Dr. Yang and Ms. Tan noted this meant that a firm could take advantage of its customers’ prior positive experience of the brand or the brand’s products when it introduced a new product or service.

Role of innovation

Dr. Yang and Ms. Tan said hospitality operators and event planners could make use of the study results to learn how to harness innovation in the organisation of events for corporate branding purposes.

The IFT researchers encouraged industry professionals to promote innovative events in connection with corporate branding, saying: “Exposure to advertising of the innovative elements of a featured event will have a positive effect upon brand image” in the minds of consumers, and on the likelihood of individual consumers gravitating to the parent company behind the event.

The combination of such advertising and experience of the featured event would in all likelihood “favourably affect the image of the parent brand and bring positive spill-over effects” among consumers, the researchers noted.

To build events perceived by audiences as innovative, operators should invest in “astonishing visual thrills, a spectacular stage, fabulous lighting and audio effects,” suggested the study authors. Moreover, with a better understanding of the emotional connection customers can make with corporate brands, “marketers may strive to advertise a story that captures the imagination of the public and conveys a sense of excitement, happiness and energy.”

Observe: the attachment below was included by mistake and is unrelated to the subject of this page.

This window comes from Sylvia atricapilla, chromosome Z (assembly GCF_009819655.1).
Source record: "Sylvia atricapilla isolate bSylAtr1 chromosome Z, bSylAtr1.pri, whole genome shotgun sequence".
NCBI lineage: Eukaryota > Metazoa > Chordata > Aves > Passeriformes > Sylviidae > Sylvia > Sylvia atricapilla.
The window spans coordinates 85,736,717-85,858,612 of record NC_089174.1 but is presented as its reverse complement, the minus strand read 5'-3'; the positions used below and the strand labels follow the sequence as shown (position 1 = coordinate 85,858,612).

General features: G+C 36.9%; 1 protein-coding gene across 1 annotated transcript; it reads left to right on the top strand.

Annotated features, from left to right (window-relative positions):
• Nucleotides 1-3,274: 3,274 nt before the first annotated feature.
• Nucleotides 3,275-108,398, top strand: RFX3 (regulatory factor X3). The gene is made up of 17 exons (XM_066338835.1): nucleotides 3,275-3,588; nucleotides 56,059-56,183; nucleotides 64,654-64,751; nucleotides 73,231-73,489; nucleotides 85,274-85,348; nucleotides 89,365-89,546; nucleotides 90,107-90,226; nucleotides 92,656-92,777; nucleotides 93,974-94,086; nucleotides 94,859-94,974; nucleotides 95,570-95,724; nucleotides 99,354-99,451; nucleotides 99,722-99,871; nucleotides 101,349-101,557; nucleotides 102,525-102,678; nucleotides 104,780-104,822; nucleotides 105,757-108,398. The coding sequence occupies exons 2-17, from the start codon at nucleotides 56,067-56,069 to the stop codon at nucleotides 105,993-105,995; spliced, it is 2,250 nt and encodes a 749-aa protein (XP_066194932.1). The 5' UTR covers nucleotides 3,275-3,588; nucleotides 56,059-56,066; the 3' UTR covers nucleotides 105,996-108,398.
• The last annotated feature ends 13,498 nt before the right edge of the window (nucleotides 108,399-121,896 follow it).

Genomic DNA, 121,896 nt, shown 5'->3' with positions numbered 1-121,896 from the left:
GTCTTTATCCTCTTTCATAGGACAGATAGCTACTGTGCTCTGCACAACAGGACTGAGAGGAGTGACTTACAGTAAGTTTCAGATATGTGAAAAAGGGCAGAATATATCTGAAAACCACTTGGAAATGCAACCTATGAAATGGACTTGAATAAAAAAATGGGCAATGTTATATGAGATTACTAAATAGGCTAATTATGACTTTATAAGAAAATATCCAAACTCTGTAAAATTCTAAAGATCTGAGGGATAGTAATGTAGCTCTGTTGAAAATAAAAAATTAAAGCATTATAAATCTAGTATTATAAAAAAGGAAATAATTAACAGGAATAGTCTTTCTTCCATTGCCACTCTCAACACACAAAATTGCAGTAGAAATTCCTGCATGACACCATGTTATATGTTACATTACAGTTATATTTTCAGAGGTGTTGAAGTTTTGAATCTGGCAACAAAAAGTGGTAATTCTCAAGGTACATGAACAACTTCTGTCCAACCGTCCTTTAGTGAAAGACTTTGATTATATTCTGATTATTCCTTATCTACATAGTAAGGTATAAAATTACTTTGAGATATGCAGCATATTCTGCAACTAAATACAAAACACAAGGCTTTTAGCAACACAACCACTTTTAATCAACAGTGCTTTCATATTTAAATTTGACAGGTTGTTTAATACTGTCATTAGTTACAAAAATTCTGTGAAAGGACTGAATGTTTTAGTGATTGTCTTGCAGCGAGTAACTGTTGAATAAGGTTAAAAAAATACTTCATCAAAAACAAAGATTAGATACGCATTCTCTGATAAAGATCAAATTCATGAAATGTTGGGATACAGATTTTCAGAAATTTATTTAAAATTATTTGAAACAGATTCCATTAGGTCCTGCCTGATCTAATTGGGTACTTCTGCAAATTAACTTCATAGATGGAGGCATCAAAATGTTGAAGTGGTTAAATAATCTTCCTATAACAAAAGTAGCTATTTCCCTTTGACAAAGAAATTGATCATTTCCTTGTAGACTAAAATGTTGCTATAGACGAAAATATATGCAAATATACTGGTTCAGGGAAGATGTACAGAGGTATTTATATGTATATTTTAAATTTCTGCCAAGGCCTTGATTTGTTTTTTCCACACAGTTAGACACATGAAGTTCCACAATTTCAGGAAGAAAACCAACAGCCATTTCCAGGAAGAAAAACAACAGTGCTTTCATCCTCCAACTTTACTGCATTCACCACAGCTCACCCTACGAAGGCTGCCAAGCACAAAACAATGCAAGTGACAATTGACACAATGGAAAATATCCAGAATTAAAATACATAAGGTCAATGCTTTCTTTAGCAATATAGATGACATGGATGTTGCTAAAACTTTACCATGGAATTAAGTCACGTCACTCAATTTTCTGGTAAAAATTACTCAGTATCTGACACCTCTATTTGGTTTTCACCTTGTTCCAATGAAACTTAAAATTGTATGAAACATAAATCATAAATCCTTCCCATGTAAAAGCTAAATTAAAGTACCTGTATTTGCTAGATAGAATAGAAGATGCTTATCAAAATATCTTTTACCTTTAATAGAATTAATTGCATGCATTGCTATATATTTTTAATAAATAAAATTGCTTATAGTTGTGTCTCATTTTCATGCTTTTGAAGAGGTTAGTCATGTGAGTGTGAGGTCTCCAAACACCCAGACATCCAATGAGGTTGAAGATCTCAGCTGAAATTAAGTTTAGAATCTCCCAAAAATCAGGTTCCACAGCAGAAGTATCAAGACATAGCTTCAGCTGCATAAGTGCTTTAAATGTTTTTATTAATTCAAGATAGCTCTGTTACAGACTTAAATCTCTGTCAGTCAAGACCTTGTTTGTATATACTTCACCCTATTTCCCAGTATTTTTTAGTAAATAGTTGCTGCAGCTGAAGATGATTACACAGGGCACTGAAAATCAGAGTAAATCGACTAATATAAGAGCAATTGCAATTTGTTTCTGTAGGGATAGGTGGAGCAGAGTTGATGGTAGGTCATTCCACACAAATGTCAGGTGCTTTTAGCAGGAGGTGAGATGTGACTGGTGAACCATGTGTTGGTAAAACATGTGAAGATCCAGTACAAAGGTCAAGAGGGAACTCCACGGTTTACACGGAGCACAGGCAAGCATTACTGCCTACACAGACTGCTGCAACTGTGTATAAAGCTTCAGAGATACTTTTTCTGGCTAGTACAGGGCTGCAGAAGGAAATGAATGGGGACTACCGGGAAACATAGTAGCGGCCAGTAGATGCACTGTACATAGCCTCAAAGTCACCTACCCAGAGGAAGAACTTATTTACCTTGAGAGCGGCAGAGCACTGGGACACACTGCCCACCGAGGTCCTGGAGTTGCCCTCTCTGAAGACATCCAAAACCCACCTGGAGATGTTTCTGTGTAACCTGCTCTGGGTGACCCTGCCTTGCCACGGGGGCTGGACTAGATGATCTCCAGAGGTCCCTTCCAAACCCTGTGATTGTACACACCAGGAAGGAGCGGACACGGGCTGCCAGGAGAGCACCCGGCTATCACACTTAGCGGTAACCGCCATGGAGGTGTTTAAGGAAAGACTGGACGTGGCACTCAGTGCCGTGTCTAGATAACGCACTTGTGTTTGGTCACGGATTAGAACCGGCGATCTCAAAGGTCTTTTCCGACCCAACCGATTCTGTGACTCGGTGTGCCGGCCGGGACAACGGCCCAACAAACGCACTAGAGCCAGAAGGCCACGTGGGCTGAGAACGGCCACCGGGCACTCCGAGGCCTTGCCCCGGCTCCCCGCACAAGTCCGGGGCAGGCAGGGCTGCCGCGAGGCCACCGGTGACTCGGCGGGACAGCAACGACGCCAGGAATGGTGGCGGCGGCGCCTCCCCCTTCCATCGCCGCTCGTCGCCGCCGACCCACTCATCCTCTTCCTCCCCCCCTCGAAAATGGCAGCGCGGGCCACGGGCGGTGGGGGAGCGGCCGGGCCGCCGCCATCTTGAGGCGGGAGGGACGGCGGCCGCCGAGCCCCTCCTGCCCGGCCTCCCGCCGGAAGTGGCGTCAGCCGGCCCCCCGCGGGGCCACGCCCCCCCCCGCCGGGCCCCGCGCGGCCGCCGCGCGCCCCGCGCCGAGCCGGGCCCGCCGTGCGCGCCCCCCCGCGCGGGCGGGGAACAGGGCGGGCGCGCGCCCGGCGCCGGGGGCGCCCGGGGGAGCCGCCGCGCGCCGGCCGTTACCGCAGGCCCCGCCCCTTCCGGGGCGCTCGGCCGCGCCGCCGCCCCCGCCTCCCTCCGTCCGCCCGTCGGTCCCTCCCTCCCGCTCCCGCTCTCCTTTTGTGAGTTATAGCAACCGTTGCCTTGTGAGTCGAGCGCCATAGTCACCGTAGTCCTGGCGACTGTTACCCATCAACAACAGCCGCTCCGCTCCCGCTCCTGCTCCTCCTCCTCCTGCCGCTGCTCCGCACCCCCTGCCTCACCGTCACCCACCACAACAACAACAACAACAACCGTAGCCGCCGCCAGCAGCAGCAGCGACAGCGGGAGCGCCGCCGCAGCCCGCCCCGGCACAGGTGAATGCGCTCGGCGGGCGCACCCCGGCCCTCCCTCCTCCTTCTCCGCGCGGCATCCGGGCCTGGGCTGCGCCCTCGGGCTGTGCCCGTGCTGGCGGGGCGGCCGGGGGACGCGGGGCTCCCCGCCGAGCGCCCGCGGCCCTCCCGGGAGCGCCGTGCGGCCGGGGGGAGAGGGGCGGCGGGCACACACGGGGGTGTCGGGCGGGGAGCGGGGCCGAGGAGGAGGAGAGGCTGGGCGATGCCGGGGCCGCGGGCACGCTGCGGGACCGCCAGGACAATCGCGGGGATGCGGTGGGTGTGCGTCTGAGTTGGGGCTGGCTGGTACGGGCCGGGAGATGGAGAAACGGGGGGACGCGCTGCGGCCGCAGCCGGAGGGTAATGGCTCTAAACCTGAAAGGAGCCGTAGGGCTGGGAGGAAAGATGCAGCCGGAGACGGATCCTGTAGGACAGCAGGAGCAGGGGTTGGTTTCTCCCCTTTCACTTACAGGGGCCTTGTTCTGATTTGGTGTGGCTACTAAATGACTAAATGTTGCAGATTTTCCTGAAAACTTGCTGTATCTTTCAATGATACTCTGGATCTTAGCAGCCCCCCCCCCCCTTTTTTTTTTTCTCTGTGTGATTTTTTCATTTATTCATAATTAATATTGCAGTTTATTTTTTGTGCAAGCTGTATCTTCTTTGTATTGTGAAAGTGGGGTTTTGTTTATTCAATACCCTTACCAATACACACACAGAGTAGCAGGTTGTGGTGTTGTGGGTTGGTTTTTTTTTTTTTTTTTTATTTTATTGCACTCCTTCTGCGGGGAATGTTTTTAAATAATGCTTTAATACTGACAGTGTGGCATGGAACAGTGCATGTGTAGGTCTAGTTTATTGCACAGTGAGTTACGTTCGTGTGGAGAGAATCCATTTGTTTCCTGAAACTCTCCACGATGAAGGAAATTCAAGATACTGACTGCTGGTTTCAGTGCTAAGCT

The IFT researchers additionally suggested operators make use of user-generated content – for instance, on their corporate websites – to showcase customers’ admiration of the event and of the company. Marketers were also advised “to adopt a customer co-creation approach” by incorporating customer-designed elements into event storylines and marketing practices in order to facilitate the active involvement of audiences in a particular event.

The IFT researchers stated that the various consumer reactions to event innovation detected by their study – in terms of first-time and repeat visitors – in the context of corporate branding suggested the need for different marketing strategies to effectively target each segment of the customer base.